Opera Holland Park needed an opera as robust as Rossini’s to compete with a downpour of Wagnerian proportions on the first night.
Fortunately the new canopy stood the test, and the torrential rain outside proved a minimal distraction for the audience.
I’m not sure if the same could be said for the performers – though conditions certainly added an element of realism to the Act II storm scene – but they coped with the situation admirably.
Based on a play by the splendidly named Pierre-Augustin Caron de Beaumarchais and a loose prequel to Le Nozze di Figaro, Il Barbiere di Siviglia exploits all the well-worn themes of young love and mistaken identity to end happily (if absurdly) ever after.
It is Seville circa 1770. Count Almaviva has fallen instantly in love with the young Rosina, as she leans out of her bedroom, where she is confined by the elderly and bumbling Dr Bartolo (Eric Roberts) who intends to marry her himself. Almaviva disguises himself as a lowly student named Lindoro and aided by his friend Figaro, the local barber, contrives of a number of ludicrous and ill-fated plans to rescue Rosina. Before too long the narrative dissolves into chaos and confusion and eventually Bartolo wearily admits defeat and resigns to marry his maid, allowing the young lovers to unite.
OHP’s employment of a largely unfamiliar cast makes the fine performances of the evening all the more thrilling. Toby Stafford-Allen is great value as the eponymous barber, complete with cocky swagger and comedy wig, and handles the fast-paced libretto with admirable gusto. Brad Cooper makes a fine Count Almaviva; he is blessed with the good looks that are essential to the part and is impressive vocally, though the fiendish runs of coloratura end up a bit woolly. But it is Frances Bourne in the role of Rosina who steals the show. Bourne finds the perfect balance between naivete and sophistication, and she sings the role gloriously.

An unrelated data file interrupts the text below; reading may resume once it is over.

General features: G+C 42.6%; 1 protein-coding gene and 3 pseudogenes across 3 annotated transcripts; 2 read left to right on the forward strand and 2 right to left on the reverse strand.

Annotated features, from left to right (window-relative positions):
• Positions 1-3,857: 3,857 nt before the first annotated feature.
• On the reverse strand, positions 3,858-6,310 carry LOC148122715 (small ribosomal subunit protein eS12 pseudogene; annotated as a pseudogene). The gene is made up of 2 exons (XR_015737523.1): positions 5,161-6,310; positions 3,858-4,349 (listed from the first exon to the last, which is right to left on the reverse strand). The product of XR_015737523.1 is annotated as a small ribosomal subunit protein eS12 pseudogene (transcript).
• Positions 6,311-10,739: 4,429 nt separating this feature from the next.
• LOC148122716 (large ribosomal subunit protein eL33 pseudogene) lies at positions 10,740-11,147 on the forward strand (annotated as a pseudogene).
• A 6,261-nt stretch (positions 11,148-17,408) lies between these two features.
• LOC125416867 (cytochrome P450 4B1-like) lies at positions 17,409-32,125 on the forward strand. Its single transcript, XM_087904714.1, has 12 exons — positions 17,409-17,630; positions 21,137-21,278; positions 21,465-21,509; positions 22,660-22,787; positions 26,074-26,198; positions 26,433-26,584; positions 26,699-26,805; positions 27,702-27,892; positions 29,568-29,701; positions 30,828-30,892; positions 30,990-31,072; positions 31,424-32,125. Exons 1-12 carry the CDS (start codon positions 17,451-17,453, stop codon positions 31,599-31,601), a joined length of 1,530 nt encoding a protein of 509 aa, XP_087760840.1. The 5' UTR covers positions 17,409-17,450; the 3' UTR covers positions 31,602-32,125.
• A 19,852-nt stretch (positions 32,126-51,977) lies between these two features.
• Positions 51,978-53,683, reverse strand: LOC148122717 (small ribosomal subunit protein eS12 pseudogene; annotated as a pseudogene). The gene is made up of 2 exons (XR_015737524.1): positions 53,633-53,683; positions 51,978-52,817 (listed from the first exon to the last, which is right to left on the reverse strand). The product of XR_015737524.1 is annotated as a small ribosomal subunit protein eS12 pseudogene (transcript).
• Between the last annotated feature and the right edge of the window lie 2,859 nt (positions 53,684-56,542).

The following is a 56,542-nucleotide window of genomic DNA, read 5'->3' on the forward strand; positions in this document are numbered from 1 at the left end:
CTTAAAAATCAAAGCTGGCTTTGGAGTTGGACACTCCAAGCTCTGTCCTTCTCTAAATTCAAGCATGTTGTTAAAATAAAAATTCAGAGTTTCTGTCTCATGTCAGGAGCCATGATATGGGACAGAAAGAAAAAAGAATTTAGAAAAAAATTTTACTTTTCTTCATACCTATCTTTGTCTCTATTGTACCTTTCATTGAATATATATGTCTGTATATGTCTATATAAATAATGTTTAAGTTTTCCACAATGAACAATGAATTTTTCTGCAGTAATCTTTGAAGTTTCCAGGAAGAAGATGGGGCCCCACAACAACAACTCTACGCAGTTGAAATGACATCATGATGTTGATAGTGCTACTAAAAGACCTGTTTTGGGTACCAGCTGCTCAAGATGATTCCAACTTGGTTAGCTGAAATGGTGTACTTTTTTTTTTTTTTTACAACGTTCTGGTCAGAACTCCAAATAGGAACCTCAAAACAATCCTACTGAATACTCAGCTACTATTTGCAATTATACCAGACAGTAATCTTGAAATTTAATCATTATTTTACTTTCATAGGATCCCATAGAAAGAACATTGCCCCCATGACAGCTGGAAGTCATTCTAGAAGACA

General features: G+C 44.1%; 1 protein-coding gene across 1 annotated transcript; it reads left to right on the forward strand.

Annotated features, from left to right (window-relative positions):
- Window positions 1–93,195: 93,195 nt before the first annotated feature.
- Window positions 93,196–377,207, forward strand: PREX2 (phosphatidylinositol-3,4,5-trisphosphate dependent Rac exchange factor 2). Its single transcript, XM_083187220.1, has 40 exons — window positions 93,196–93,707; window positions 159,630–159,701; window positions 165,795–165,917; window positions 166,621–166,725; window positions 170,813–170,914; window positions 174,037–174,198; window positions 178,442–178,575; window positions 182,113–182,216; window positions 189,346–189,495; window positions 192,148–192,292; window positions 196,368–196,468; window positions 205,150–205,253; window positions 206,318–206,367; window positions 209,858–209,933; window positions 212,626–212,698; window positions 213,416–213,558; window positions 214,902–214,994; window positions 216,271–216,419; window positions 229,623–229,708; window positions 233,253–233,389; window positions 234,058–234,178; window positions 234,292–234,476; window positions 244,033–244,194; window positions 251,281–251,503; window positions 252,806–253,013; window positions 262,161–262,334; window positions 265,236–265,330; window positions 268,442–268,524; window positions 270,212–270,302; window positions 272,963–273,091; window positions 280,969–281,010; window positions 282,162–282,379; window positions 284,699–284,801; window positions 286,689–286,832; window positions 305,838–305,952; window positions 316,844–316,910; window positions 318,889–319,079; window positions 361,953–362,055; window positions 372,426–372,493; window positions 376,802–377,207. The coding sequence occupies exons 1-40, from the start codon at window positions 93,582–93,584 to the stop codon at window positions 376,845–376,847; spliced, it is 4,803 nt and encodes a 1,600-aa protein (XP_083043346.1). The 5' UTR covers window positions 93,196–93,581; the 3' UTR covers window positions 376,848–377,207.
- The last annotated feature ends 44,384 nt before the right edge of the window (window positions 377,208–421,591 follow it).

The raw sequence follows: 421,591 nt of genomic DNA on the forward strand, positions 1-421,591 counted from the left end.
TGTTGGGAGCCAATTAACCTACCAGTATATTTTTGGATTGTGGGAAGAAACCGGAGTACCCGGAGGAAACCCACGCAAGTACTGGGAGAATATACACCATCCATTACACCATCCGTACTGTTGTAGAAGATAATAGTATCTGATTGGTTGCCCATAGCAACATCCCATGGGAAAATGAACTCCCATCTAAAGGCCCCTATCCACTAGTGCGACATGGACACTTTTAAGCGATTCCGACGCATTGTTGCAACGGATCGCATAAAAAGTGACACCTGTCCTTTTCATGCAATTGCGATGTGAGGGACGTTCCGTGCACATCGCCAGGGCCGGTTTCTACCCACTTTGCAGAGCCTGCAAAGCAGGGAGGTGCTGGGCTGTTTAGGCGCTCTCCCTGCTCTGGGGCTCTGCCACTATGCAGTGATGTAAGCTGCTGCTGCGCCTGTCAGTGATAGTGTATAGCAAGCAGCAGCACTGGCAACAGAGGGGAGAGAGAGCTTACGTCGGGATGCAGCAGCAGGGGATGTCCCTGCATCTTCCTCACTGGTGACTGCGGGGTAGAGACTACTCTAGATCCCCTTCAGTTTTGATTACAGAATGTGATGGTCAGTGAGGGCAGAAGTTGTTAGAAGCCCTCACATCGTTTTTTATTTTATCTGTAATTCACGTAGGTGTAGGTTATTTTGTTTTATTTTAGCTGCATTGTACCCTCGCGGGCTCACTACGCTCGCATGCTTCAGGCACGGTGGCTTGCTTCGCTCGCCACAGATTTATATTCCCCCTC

Whilst in no way ground-breaking, Tim Carroll‘s production has an easy and timeless charm but its accessibility sometimes verges on the pedestrian. The stage is structured by pieces of flimsy white scaffolding that provide a convenient, but rather bland, definition of both faade and interior of Dr Bartolo’s house and the protagonists are buttoned and beribboned in all the appropriate garb. Trios and quartets could be a little tighter, but overall both cast and orchestra give an impressive performance under Robert Dean’s baton.